Mr. and Mrs. P. Bouvalt of St. Martinville came to Lafayette Monday to place their young son under the treatment of Dr. F. E. Girard.

Col. C. C. Brown, of Carencro, was in Lafayette Thursday for the purpose of attending the monthly meeting of the Police Jury. Col. Brown is still an uncompromising gold-ite and is waiting for further information concerning the Alaska mines with a view of forming a party to move on to Klondyke next fall.

Sam Plonsky has resigned as assistant weigher at the New Orleans mint and returned to Lafayette to take charge of the management of the well-known firm of Plonsky Bros. Sam is one of Lafayette's most popular young men and The Gazette is glad to note his return to his old home.

Phil Crouchet's saloon near the depot is completed and presents a handsome appearance. B. F. Anderson supervised its construction.

Dunbar Ogden, representing the Chamberlain-Hunt Academy of Port Gibson, Miss., was in Lafayette this week. Mr. Ogden was the guest of his former school-mates, Sterling Mudd and Don Greig.

Julian Tanner has opened a feed-store near the Higginbotham store. Mr. Tanner informs the Gazette that he will always keep a large stock on hand and his prices will be the lowest.
Mr. and Mrs. A. C. Bell, of New Orleans, arrived in Lafayette Thursday and registered at the Cottage Hotel.

Miss Virginia Winn, of New Orleans, returned from Bunkie Monday afternoon and is the guest of Mrs. T. N. Blake at the Cottage Hotel.
Lafayette Gazette 8/7/1897.


From the Lafayette Advertiser of August 7th, 1907:

Contract for Store Let.

 Monday Levy Bros. let the contract for their new building to be erected on Rigues corner, to Delatte & Lagrange of Lake Charles for $10,850. The building will consist of three stores, all 100 feet deep. The corner store will have a frontage of 33 feet and will be occupied by the firm. The other two will be 15 feet and 18 feet wide respectively and are to be rented. The front on Pierce street will be of white enameled brick and the side facing Congress street of light gray brick. Levy Bros. store will be handsomely fitted with mahogany shelving and counters and the basket systems will be installed. When completed and furnished their store will be one of the finest in this section of the State. Lafayette Advertiser 8/7/1907. 




LAGNIAPPE:
The L. S. U.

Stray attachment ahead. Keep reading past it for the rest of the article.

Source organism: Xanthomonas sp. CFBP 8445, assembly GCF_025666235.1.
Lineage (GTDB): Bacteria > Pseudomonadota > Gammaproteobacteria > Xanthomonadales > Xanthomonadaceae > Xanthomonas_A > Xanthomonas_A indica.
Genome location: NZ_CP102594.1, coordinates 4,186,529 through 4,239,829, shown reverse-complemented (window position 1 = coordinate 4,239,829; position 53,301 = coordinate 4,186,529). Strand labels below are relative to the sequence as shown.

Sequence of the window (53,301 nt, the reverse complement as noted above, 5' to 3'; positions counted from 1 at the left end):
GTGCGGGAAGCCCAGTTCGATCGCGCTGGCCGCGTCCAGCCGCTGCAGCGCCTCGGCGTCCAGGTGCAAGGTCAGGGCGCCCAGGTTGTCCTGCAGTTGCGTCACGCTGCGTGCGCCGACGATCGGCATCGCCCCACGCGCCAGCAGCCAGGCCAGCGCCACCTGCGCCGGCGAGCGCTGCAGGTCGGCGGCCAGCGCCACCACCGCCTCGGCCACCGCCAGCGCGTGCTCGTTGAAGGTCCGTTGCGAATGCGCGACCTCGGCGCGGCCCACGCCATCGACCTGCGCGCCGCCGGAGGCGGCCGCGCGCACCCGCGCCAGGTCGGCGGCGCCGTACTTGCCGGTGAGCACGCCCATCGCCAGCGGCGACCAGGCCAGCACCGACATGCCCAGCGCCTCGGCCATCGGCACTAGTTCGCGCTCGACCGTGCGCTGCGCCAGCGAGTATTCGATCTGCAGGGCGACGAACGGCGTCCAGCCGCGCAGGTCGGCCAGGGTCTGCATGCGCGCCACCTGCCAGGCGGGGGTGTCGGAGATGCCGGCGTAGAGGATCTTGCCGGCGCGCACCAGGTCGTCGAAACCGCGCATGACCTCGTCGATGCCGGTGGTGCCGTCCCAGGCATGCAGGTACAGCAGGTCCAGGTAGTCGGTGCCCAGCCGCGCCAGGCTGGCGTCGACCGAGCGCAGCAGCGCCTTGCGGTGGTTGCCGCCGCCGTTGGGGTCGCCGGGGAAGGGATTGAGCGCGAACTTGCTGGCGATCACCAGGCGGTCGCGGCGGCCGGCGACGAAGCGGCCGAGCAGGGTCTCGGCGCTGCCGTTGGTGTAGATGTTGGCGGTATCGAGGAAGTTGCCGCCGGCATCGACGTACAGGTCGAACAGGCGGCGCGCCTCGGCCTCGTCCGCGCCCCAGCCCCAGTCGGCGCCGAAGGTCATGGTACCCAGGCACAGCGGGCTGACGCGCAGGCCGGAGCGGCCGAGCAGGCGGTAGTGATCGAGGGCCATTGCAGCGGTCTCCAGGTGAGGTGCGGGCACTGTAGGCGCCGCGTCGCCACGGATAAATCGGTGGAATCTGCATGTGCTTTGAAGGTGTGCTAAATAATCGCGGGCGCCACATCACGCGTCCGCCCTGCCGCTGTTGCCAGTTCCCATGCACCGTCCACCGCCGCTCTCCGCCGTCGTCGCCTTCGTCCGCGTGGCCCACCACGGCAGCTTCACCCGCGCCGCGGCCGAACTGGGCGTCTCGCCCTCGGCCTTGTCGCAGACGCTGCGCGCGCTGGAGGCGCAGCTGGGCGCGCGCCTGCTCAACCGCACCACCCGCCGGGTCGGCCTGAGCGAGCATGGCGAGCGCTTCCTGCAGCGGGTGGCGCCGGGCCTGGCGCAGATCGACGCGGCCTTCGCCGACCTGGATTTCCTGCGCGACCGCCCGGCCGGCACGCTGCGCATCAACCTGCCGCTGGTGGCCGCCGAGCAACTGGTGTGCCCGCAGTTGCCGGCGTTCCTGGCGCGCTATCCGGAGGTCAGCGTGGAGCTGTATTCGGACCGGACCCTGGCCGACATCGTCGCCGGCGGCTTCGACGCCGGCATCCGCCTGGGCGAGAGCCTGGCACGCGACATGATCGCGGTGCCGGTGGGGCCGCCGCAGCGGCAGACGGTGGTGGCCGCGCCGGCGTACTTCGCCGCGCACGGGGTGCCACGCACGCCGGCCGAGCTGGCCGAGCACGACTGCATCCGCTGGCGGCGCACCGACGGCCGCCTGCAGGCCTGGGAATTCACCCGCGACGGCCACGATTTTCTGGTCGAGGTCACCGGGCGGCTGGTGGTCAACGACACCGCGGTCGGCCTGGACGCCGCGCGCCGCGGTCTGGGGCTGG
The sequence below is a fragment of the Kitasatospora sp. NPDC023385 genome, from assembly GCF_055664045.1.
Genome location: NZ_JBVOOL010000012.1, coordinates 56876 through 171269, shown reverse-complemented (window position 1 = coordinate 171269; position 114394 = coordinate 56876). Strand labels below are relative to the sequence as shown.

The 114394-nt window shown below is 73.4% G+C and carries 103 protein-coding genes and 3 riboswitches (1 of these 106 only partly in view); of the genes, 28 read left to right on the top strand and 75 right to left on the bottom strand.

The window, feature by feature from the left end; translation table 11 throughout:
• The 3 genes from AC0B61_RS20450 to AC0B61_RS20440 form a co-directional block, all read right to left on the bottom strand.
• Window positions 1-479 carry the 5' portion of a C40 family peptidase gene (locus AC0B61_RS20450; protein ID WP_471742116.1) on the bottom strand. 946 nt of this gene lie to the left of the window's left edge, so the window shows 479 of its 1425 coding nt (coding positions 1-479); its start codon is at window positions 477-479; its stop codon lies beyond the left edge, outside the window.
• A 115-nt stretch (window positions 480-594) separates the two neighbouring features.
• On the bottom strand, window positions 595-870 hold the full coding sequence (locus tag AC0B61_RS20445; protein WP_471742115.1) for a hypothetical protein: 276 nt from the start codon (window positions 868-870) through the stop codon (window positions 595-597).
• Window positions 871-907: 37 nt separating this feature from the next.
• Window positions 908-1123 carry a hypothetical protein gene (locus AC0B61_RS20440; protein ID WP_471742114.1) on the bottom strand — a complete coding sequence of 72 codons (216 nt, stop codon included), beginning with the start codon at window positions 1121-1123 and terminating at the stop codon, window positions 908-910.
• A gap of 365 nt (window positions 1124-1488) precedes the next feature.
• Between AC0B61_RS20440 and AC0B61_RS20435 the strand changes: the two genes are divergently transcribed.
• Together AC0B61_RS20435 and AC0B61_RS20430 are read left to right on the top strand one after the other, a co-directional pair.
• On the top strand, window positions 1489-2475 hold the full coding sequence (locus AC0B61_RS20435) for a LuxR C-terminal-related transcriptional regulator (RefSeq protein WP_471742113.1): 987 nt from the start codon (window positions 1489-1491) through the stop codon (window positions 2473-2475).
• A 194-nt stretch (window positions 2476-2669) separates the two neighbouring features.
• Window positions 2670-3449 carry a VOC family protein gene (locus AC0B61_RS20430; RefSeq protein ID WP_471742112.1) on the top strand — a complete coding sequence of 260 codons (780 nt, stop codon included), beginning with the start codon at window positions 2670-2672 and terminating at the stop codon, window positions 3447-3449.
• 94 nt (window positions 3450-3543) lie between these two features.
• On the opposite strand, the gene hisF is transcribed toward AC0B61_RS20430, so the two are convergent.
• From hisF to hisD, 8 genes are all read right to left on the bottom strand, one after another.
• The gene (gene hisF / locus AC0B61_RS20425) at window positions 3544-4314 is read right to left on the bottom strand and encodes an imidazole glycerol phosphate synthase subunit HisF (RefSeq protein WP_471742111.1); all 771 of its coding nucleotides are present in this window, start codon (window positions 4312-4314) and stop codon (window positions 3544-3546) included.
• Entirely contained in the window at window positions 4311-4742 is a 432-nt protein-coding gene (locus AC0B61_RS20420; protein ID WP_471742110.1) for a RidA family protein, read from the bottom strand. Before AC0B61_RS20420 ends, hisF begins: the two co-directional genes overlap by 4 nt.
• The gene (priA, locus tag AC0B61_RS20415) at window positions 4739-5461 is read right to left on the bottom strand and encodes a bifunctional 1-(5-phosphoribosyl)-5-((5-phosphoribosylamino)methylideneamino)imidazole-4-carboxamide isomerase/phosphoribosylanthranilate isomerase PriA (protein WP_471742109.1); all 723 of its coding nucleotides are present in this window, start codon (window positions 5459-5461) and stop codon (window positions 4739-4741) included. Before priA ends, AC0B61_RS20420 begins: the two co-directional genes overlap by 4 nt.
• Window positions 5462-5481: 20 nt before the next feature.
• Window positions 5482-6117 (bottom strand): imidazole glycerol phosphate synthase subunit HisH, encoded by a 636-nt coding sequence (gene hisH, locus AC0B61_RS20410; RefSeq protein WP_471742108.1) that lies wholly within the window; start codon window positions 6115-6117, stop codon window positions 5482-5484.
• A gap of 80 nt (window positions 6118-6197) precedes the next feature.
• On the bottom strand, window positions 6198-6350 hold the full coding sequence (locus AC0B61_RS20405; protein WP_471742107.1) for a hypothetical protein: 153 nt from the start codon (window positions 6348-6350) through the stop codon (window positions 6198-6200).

The Gazette has received from Col. Thos. D. Boyd, the catalogue for 1896-1897, and announcements for 1897-1898 of the Louisiana State University and Agricultural and Mechanical College, located at Baton Rouge.


 This year's catalogue is particularly neat and interesting. We notice with pleasure the addition of the Sugar Course to the already complete curriculum of the University, thereby making six courses of study, literature, mechanical and agricultural. Several new instructors were added to the splendid facility, which has labored so zealously in the past to make our State University the noble institution it now is. The physical training of the cadets will be in the hands of the able manager, whose policy will be to encourage clean college athletics. We cannot here but touch upon the grand work which the State University, through its ables corps of teachers, has and is accomplishing, but we believe it our duty to do all in our power to advertiser that good institution, which unfortunately does not receive the support it should from the State; and that of every citizen to work for its aggrandizement in order that the State shall be forced to recognize its needs.

 The State University is supported by the State, and for that reason should be dear to every citizen. Cadets attending the university have to pay only for their board and a few other incidental expenses, as the tuition is free.

 L. S. U. is particularly a public institution; every tax-payer has a share in its maintenance and should see that the educational centre of his State receive proper support and encouragement. Its new president, Col. T. D. Boyd, has successfully completed the session of 1896-1897, and we have no doubt, that under the supervision of this advanced educator, next session will be an unprecedentedly profitable one, and that in a few years he will have accomplished for our State University what he did for the Normal School at Natchitoches. Lafayette Gazette 8/7/1897.